About Us

Current Collaborators

Frederick Stern, Ph.D.

Fred Stern

Fred Stern helped to write and create this web site. As a grandson of Catherine Stern and the son of Margaret Stern, he was taught arithmetic with these materials. He has given workshops to teachers on how to use the method. He is a psychologist in private practice in New York. He has also created a web site to help graduate students complete their dissertations: www.dissertationworkshop.com

Teacher Trainers

We have a group of teacher trainers who assist with workshops, conference presentations, and individual tutoring on the Stern Math materials. Read more about them here.

Past Collaborators

Dr. Catherine Stern (1894-1973)

Catherine Stern teaches
her grandson, Fred (1950).

These materials were invented by Dr. Catherine Stern in the late 1920's. She ran a Montessori kindergarten and children's club in Breslau, Germany (now Wrocław, Poland), which was recognized as a training institute for teachers and psychologists. In 1932-1933, she published two books on the psychological aspects of children's learning, books that because of the Nazi repression were barely noticed. Under the same circumstances, she had to discontinue her kindergarten in 1934 and turned to developing better methods for teaching math. In her kindergarten she had used the Montessori math materials which consisted of beads on wires. When putting a string of 5 beads with another string of 5 beads, the wire loops at the ends made the strings of 5 plus 5 longer than the string of 10 beads. This forced the children to count. Catherine Stern decided to represent numbers, not with beads, but with blocks of glued together 1 cm cubes. As a result, two blocks of 5 cubes each, placed end to end measured the same length as the 10-block. She had sets of blocks made in different colors by Mr. Bakelund, the inventor of Bakelite, the forerunner of plastic. He also fashioned a number track in which the blocks could be measured. In the pre-Hitler period, she lectured throughout Germany and in 1934, the Swiss Kindergarten Association invited her to its congress, where for the first time she introduced her new arithmetic materials.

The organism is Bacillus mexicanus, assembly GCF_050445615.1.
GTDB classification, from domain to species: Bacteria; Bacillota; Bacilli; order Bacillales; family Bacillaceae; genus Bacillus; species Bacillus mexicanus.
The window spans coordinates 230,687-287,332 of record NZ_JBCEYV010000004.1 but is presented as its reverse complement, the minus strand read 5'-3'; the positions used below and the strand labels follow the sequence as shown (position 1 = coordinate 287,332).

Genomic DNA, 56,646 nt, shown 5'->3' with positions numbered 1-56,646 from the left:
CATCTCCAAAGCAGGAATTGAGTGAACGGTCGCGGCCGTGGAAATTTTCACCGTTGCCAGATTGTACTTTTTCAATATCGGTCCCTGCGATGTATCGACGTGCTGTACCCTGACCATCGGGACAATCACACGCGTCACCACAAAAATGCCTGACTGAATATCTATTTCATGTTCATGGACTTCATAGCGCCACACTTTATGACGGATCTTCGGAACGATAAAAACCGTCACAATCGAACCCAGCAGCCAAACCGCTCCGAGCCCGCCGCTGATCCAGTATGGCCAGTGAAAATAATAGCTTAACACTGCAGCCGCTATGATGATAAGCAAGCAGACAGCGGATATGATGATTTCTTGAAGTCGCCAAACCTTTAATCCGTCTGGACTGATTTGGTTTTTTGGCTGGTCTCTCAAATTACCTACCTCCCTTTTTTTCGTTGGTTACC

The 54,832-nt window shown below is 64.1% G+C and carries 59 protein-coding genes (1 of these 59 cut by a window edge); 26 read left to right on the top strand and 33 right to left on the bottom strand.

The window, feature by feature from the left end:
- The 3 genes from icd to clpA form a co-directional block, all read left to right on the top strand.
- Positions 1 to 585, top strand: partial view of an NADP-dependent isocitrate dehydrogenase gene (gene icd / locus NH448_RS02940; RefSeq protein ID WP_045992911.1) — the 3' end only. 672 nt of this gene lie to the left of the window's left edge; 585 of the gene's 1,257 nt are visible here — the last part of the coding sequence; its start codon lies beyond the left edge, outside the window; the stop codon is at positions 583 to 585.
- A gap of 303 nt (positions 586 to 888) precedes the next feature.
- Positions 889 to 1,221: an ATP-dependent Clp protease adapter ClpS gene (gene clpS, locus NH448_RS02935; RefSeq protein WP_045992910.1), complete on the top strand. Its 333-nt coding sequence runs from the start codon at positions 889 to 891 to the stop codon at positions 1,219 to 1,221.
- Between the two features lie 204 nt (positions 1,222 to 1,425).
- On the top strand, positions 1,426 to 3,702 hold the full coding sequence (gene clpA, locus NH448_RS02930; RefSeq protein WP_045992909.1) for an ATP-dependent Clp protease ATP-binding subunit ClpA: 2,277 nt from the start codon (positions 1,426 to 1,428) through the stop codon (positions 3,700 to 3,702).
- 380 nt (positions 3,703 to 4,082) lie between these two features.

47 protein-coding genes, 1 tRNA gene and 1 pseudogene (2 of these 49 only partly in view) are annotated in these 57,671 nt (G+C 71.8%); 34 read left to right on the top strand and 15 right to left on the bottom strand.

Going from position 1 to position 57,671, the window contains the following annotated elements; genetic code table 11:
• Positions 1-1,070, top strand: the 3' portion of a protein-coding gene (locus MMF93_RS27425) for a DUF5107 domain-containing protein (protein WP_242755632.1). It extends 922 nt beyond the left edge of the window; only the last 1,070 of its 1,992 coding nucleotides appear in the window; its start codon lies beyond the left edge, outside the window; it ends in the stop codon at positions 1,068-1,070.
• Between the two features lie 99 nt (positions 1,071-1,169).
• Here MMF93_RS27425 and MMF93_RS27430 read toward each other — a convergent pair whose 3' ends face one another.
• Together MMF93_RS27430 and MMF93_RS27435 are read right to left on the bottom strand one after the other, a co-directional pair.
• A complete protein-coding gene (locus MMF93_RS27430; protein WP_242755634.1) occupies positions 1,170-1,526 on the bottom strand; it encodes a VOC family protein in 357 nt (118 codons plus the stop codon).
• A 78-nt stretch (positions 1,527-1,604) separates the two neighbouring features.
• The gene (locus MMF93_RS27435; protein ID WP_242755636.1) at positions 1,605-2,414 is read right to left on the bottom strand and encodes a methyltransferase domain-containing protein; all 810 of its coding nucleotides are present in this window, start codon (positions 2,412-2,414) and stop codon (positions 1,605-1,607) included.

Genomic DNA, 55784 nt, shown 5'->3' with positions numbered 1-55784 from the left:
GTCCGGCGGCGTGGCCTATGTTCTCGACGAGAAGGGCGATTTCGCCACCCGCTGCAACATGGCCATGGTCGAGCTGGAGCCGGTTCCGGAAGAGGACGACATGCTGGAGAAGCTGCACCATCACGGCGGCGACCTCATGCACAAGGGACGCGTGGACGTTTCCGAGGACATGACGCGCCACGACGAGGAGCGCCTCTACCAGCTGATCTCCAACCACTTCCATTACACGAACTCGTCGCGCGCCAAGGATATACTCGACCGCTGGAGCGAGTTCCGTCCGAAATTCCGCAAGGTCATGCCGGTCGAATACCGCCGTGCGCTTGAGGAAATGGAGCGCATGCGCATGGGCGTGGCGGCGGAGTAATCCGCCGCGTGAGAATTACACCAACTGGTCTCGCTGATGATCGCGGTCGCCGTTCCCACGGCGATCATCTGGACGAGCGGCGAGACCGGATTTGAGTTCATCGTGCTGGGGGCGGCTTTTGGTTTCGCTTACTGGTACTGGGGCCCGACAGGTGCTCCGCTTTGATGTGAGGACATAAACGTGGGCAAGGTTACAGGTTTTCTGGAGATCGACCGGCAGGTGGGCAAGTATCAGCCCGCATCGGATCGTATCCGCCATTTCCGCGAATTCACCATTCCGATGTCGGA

cover of 'Children Discover Aritemetic' bookIn 1938, Dr. Catherine Stern immigrated to the United States. She developed the approach here with larger sized materials at the Windward School in White Plains, N.Y.. From 1940 to 1943, she was research assistant to Max Wertheimer at the New School for Social Research. In working with Wertheimer, the founder of Gestalt Psychology, she came to understand the psychological basis of her empirical, pragmatic experiments: that learning should not be based on rote memory, but on visualization of the structural characteristics of the concept, thus giving pupils insight into the relationships that are to be grasped. Wertheimer named her approach Structural Arithmetic. In 1944, she showed the materials to Albert Einstein, who worked with them for over an hour. He wrote to Harper and Row who published Children Discover Arithmetic in 1949, "I believe, that her (Catherine Stern's) idea is sound and would be of real value in the teaching of the elements of arithmetic."